Underground Paper Palaces
F course you know," said Uncle Will, one day, "that not
"Yes, I know," said Theodore; "there is a yellow jacket's nest under the plank walk that goes down to the front gate. You can see them go in and out, and you have to be careful not to step on any of them, because the others would be mad and sting you to death."
"Well, you could run into the house and shut the door," said Uncle Will; "but of course it is safer as well as kinder not to step on them."
"Do they do any harm?" asked Theodore.
"Not a bit," answered Uncle Will. "On the contrary they are good neighbors, because they catch so many flies—only when fruit is ripe they are apt to help themselves a little too freely."
"I should think so!" shouted Theodore; "didn't I pick up a nice ripe pear this morning, and there was a little hole in one side of it and out of the hole popped a little yellow tail and waved its sting about then out backed the wasp in a hurry, as if someone had pushed it from behind."
"I guess somebody did push it," said Uncle Will.
"I guess so too; because the minute it was out another yellow tail appeared in the doorway, and when that wasp had flown off, came another and another—seven or eight in all, and there was a great big hole inside where they had eaten the pear until there wasn't much left but skin and bones—skin and core, I mean."
"Yes," said Uncle Will, "sometimes wasps are very troublesome to fruit growers, but generally they do not take more than their share. They like meat even better than fruit, and they even enjoy cooked meat, so if you were to put a little piece on the table some wasp body would find it in less than no time."
"Let's do it;" and Theodore started on a run for the house and soon came back with a scrap of meat.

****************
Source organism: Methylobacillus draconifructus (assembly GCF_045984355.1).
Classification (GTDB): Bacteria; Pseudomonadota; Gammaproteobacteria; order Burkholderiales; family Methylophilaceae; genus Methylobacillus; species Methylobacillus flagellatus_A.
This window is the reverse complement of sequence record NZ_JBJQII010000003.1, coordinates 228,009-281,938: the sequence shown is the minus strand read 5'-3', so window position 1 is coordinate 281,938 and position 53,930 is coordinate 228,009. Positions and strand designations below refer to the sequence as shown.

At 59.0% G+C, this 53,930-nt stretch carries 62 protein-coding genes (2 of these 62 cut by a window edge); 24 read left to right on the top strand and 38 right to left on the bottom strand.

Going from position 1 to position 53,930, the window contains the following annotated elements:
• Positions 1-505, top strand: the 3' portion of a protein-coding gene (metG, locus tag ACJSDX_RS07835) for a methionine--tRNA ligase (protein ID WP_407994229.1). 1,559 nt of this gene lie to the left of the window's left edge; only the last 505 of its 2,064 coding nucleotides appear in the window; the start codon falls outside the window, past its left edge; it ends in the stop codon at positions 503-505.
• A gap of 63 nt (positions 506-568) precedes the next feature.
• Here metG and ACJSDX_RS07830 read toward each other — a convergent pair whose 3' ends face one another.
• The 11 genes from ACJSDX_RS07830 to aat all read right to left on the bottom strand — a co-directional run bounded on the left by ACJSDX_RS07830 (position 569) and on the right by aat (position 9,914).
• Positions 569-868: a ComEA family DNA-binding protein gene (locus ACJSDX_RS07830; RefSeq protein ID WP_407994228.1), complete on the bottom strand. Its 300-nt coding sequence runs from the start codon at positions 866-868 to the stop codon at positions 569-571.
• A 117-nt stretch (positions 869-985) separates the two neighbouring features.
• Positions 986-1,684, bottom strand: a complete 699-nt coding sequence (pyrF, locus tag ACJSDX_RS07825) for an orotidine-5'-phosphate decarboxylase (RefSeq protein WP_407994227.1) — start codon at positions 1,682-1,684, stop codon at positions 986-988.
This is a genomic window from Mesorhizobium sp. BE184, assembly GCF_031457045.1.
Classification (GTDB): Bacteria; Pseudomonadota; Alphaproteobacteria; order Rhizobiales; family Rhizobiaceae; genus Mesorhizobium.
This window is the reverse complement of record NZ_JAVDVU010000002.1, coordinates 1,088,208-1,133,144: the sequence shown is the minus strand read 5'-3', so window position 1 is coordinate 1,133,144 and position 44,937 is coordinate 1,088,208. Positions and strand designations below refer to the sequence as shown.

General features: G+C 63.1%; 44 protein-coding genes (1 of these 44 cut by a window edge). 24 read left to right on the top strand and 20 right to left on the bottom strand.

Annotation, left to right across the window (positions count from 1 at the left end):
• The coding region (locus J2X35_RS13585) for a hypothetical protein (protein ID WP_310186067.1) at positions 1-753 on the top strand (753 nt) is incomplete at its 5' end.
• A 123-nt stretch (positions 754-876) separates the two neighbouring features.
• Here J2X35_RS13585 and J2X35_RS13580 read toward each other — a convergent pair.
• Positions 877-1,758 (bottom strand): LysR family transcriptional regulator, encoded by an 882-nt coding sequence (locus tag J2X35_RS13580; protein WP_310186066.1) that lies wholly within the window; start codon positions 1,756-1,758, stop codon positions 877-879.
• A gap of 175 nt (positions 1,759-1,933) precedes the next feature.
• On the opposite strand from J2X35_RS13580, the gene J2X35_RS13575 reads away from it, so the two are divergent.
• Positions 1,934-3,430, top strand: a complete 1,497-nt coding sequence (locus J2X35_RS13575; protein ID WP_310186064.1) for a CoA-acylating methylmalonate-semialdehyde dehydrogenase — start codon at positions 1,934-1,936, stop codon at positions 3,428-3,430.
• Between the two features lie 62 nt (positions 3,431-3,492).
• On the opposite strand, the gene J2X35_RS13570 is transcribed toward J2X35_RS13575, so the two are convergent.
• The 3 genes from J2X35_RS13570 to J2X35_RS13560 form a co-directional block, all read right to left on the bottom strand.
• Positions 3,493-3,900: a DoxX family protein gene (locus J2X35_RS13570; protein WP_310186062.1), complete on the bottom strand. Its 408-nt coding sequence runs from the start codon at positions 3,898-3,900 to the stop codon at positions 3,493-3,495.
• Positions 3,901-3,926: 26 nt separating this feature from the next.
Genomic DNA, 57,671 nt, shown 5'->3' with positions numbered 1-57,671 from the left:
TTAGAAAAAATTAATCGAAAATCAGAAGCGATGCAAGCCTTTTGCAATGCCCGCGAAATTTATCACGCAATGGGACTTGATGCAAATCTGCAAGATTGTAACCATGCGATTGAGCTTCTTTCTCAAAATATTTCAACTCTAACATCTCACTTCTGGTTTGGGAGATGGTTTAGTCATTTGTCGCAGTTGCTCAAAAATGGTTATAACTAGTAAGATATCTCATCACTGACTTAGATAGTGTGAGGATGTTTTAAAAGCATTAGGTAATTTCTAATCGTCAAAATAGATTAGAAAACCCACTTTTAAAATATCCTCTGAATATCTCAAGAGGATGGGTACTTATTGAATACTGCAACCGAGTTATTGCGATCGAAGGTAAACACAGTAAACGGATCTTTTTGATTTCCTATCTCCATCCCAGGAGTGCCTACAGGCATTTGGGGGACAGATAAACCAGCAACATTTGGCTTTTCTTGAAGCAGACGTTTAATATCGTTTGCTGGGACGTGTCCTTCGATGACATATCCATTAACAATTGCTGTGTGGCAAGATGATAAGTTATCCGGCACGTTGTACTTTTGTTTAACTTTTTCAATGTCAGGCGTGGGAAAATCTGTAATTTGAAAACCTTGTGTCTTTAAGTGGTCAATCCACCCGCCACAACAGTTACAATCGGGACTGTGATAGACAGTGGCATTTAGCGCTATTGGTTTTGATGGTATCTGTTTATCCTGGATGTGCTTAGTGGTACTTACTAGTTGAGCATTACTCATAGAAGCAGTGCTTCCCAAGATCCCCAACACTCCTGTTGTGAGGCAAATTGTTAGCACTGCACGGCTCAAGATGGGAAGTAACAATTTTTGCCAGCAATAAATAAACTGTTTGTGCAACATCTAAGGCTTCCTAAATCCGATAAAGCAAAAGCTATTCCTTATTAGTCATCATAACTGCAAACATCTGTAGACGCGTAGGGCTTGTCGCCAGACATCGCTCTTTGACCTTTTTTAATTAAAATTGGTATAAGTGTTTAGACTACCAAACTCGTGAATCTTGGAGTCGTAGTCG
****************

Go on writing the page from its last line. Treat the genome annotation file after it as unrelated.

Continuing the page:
"Let's play it is dinner time and this is the table;" and he laid the meat on the end of a stump while they both sat a little way off and watched.
"Wasps are fond of sweets, too, you know."
"Oh, yes, I forgot;" and Theodore darted away, soon to return with a piece of bread well spread with nice sweet syrup.
"This is their dessert and here is the fruit," he said as he put the bread and molasses on the stump with a slice of apple.
"Now for the party!" and they settled themselves down in a comfortable manner and began to talk about all sorts of things until they quite forgot the wasps.
"See there!" said Uncle Will, suddenly; and when Theodore looked at the wasp's feast, behold! three yellow jackets were busy gnawing away at the meat. No sooner had one cut out a little bit of a chunk than away it flew. In a few minutes half a dozen had found the meat, and they all fell to work with a hearty good will, cutting out and carrying away balls of meat and coming back for more.
"They are taking it home to their children," said Theodore, eagerly.
"I believe they are," said Uncle Will.
"They don't care much for dessert, though," said Theodore; "they don't go near the syrup and apple! Oh, there goes one now,—see it lick up the syrup! but now it goes over to the meat, and none of them touch the apple!"
"Never mind," said Uncle Will, consolingly; "you can't expect them to choose bread and butter when there is plum cake to be had; apple they can get any time, but it is only on high days and holidays that meat comes their way. It must be a good change from fly, you know—and so much easier to catch! By the way, did you ever watch a hornet catching flies?"
"No, never," said Theodore; "did you?"
"Yes, and not so long ago—it is only yesterday I saw two or three hunting along the shed roof in the sun. Let's go and see if they are there today."
So they went.